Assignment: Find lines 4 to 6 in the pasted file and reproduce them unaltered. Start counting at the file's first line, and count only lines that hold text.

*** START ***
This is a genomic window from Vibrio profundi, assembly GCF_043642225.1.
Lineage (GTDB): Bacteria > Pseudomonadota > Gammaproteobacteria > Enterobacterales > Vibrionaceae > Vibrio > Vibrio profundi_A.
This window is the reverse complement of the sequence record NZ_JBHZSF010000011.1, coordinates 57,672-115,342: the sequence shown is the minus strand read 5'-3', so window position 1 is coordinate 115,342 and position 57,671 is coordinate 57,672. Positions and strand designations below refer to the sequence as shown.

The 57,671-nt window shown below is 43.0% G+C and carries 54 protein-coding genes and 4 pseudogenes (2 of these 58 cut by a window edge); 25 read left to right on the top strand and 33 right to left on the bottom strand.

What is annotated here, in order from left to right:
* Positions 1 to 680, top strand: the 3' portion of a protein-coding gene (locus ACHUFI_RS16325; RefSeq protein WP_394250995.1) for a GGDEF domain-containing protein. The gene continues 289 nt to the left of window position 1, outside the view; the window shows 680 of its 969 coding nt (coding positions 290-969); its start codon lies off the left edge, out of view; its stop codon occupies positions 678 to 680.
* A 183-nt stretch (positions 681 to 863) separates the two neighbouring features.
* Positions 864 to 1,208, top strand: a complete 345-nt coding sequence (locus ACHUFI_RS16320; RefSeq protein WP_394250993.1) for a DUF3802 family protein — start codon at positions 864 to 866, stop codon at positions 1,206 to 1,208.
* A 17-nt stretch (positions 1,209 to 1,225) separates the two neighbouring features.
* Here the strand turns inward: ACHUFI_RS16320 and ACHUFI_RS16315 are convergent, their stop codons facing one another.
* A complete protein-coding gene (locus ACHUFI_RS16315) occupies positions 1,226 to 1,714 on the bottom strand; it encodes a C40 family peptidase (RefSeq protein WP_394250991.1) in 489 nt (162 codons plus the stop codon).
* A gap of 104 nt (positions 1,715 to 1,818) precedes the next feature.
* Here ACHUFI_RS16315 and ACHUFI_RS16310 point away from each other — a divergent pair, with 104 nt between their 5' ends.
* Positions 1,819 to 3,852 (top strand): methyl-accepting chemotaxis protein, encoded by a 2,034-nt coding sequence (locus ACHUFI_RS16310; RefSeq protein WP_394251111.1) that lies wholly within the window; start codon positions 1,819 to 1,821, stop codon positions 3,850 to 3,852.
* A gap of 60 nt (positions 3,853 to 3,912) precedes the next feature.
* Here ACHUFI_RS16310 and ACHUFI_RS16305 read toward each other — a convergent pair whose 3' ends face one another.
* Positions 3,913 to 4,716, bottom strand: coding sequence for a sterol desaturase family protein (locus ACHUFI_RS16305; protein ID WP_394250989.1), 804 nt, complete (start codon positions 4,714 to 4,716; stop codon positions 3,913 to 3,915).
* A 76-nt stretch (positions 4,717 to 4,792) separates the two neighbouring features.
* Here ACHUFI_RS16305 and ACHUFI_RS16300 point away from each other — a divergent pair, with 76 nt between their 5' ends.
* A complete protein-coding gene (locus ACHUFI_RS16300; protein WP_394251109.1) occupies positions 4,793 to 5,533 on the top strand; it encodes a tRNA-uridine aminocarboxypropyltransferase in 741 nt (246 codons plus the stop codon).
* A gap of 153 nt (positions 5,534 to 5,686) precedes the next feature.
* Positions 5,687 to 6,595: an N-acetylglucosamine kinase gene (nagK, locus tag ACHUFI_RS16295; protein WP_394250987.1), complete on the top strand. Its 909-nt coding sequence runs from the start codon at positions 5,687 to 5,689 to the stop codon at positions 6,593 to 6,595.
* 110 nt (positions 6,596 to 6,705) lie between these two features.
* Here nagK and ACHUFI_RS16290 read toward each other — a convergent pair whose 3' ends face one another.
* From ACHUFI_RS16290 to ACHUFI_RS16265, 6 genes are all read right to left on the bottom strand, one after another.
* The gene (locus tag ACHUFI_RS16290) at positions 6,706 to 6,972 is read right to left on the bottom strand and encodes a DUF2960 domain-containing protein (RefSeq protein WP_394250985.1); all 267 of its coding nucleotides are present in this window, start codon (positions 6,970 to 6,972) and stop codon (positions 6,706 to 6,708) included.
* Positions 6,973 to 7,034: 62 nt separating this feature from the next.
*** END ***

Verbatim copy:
The 57,671-nt window shown below is 43.0% G+C and carries 54 protein-coding genes and 4 pseudogenes (2 of these 58 cut by a window edge); 25 read left to right on the top strand and 33 right to left on the bottom strand.

What is annotated here, in order from left to right:
* Positions 1 to 680, top strand: the 3' portion of a protein-coding gene (locus ACHUFI_RS16325; RefSeq protein WP_394250995.1) for a GGDEF domain-containing protein. The gene continues 289 nt to the left of window position 1, outside the view; the window shows 680 of its 969 coding nt (coding positions 290-969); its start codon lies off the left edge, out of view; its stop codon occupies positions 678 to 680.